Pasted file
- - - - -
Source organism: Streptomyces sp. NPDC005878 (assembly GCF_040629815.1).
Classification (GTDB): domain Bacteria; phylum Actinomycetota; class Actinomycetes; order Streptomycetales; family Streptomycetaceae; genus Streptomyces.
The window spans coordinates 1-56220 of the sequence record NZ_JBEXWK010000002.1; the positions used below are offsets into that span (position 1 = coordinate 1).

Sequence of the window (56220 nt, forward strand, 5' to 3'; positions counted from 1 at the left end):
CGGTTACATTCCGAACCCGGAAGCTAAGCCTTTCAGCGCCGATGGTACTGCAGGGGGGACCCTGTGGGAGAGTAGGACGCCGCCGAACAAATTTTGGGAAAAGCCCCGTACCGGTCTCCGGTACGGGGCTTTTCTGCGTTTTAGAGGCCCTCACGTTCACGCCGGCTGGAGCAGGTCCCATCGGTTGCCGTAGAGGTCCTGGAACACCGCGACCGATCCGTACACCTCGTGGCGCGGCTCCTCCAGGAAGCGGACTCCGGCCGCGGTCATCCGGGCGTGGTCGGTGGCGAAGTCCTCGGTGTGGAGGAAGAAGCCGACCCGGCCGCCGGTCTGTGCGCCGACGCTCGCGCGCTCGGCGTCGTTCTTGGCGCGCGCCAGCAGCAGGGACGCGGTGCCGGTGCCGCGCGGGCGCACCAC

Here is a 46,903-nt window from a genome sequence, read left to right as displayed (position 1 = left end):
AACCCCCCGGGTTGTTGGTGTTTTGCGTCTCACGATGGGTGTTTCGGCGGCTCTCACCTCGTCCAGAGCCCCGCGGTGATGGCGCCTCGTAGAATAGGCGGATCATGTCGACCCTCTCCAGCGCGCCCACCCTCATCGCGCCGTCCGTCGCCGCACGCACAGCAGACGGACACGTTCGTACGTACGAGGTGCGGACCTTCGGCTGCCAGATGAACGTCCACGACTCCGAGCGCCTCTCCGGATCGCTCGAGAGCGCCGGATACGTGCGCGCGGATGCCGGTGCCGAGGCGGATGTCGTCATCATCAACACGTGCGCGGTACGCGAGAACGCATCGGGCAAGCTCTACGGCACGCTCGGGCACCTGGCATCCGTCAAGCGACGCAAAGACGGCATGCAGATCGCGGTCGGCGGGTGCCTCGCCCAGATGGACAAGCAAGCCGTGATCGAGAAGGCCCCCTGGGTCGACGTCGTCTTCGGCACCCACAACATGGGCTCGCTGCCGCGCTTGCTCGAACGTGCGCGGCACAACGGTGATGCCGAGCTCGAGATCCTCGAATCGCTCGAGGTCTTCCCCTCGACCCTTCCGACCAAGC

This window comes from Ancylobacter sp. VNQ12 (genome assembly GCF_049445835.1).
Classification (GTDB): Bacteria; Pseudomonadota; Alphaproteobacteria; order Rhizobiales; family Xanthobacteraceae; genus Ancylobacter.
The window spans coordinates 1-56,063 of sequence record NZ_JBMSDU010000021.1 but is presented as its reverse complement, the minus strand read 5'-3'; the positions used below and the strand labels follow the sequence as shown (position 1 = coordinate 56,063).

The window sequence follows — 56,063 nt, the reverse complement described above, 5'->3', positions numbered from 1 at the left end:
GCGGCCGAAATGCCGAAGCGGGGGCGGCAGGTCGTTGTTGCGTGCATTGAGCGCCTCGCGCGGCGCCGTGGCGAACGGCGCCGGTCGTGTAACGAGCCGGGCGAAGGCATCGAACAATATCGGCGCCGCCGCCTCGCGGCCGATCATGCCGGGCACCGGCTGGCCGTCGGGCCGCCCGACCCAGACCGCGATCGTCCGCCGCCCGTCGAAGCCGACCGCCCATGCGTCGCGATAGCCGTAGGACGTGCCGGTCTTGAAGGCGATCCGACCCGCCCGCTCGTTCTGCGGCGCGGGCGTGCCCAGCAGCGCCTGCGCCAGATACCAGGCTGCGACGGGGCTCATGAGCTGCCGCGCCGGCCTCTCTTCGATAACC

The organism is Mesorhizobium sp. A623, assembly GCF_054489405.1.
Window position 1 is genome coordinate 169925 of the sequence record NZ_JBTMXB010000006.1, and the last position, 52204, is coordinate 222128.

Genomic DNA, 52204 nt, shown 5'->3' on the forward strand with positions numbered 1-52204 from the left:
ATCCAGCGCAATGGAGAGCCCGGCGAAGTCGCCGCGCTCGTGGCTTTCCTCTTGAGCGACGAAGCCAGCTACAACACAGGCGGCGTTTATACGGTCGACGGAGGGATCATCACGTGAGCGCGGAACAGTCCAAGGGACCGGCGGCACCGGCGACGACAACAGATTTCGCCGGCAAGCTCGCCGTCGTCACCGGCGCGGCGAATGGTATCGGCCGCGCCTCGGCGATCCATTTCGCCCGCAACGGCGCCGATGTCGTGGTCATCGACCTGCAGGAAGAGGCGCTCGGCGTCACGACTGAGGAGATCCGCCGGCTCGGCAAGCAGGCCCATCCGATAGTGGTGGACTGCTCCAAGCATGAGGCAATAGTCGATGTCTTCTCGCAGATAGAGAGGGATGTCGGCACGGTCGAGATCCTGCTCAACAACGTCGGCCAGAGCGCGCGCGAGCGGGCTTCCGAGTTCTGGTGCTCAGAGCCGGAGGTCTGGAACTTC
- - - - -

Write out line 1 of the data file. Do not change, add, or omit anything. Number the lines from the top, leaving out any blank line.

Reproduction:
Source organism: Streptomyces sp. NPDC005878 (assembly GCF_040629815.1).